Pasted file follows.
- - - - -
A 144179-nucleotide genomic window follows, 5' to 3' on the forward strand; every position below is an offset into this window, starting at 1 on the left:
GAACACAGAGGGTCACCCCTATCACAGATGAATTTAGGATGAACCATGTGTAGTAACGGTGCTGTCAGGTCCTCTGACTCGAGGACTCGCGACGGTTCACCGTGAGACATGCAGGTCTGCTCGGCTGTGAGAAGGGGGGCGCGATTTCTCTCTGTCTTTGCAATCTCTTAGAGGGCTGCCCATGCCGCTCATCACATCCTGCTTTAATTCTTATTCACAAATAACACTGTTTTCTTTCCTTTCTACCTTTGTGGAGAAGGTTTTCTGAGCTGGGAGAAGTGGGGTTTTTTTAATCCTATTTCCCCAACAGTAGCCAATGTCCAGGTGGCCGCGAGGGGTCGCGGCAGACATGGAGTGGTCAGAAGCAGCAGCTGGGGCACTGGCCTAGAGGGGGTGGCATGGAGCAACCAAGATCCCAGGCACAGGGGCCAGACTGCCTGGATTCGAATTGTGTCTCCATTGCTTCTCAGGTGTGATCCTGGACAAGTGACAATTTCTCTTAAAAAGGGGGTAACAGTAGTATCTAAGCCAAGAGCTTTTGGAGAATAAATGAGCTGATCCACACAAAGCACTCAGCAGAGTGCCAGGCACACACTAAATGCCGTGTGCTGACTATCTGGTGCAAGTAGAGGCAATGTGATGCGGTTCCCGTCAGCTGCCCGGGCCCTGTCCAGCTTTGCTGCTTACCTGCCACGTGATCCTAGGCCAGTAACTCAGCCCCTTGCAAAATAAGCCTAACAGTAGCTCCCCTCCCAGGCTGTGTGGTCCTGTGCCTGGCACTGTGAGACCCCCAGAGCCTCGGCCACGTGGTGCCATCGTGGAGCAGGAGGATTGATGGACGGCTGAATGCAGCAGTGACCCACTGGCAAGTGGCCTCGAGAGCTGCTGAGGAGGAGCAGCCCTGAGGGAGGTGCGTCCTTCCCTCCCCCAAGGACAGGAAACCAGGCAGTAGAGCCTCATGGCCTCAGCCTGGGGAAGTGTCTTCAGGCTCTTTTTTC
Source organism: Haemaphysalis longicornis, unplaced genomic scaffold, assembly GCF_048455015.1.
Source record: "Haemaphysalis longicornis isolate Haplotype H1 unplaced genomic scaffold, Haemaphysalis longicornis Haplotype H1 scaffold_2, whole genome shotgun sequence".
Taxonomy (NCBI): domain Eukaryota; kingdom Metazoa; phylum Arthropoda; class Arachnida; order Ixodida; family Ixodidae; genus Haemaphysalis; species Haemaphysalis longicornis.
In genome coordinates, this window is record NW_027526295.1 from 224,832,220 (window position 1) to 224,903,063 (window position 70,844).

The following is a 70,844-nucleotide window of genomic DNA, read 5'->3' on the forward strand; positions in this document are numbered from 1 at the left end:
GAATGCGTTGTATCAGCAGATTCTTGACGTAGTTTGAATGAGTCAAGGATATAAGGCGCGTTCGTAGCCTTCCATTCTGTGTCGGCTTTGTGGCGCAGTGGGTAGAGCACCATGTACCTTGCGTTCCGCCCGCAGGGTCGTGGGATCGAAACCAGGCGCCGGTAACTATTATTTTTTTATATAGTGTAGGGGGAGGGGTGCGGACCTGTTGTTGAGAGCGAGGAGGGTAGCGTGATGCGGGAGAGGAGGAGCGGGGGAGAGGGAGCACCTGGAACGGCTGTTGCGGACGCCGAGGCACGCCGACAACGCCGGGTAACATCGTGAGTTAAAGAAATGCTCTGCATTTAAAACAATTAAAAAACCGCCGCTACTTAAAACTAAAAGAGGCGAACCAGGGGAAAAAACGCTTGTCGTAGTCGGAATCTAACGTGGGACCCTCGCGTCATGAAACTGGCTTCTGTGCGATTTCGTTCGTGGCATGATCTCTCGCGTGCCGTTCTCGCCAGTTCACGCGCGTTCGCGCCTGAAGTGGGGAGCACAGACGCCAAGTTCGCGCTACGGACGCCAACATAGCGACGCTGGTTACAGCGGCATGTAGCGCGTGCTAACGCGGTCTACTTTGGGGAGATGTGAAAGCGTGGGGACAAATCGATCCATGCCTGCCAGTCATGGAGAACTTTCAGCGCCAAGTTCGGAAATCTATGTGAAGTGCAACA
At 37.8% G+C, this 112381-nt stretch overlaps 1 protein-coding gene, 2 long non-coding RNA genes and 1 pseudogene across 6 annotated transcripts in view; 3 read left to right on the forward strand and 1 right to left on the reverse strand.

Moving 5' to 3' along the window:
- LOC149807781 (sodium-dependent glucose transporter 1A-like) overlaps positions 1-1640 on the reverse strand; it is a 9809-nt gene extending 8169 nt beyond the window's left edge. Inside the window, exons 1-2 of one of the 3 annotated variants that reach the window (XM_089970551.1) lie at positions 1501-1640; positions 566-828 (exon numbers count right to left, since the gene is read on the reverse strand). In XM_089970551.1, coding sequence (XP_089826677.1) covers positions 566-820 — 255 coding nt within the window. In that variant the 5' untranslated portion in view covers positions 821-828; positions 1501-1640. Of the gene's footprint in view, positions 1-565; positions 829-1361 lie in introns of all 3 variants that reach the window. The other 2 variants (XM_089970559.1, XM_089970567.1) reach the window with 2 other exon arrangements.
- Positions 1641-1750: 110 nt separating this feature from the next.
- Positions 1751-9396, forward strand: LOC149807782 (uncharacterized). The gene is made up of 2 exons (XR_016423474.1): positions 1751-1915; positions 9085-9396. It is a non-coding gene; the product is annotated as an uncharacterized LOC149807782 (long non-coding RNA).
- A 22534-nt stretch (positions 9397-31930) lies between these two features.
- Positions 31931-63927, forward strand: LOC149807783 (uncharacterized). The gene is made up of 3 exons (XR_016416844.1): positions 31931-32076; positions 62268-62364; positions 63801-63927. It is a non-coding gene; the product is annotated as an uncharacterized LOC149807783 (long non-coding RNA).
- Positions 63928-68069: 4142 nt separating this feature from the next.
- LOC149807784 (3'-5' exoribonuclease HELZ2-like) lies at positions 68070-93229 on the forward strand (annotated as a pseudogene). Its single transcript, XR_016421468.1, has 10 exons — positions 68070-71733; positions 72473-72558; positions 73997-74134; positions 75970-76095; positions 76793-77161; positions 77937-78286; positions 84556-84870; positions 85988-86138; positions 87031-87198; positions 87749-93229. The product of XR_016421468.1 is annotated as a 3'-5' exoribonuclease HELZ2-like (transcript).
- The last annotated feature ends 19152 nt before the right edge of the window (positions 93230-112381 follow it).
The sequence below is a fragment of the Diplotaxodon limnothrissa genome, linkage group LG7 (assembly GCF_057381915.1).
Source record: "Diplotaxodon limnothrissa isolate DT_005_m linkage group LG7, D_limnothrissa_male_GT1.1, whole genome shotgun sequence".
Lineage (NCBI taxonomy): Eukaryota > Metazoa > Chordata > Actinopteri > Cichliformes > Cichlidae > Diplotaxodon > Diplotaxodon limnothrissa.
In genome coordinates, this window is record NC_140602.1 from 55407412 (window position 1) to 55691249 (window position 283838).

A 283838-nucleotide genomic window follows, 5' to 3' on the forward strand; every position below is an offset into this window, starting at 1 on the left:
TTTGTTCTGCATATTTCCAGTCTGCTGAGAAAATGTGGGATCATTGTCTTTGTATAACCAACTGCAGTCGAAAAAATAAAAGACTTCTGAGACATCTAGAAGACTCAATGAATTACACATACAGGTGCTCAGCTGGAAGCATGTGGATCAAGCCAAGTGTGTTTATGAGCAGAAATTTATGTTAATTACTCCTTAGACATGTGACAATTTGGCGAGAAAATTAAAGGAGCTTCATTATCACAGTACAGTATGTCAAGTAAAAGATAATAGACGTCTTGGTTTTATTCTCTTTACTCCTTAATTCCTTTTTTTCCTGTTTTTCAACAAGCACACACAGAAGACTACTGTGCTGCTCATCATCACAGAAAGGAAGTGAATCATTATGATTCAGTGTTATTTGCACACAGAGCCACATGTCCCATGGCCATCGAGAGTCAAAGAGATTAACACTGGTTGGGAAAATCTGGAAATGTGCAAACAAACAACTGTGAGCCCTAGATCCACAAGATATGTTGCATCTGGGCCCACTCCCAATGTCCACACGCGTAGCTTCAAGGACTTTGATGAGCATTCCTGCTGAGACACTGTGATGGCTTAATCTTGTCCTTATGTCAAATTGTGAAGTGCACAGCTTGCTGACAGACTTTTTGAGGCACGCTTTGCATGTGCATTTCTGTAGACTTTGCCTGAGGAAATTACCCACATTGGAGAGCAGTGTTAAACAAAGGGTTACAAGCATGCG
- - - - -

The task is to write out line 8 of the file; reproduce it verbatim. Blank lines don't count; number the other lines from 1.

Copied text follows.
GAATGCGTTGTATCAGCAGATTCTTGACGTAGTTTGAATGAGTCAAGGATATAAGGCGCGTTCGTAGCCTTCCATTCTGTGTCGGCTTTGTGGCGCAGTGGGTAGAGCACCATGTACCTTGCGTTCCGCCCGCAGGGTCGTGGGATCGAAACCAGGCGCCGGTAACTATTATTTTTTTATATAGTGTAGGGGGAGGGGTGCGGACCTGTTGTTGAGAGCGAGGAGGGTAGCGTGATGCGGGAGAGGAGGAGCGGGGGAGAGGGAGCACCTGGAACGGCTGTTGCGGACGCCGAGGCACGCCGACAACGCCGGGTAACATCGTGAGTTAAAGAAATGCTCTGCATTTAAAACAATTAAAAAACCGCCGCTACTTAAAACTAAAAGAGGCGAACCAGGGGAAAAAACGCTTGTCGTAGTCGGAATCTAACGTGGGACCCTCGCGTCATGAAACTGGCTTCTGTGCGATTTCGTTCGTGGCATGATCTCTCGCGTGCCGTTCTCGCCAGTTCACGCGCGTTCGCGCCTGAAGTGGGGAGCACAGACGCCAAGTTCGCGCTACGGACGCCAACATAGCGACGCTGGTTACAGCGGCATGTAGCGCGTGCTAACGCGGTCTACTTTGGGGAGATGTGAAAGCGTGGGGACAAATCGATCCATGCCTGCCAGTCATGGAGAACTTTCAGCGCCAAGTTCGGAAATCTATGTGAAGTGCAACA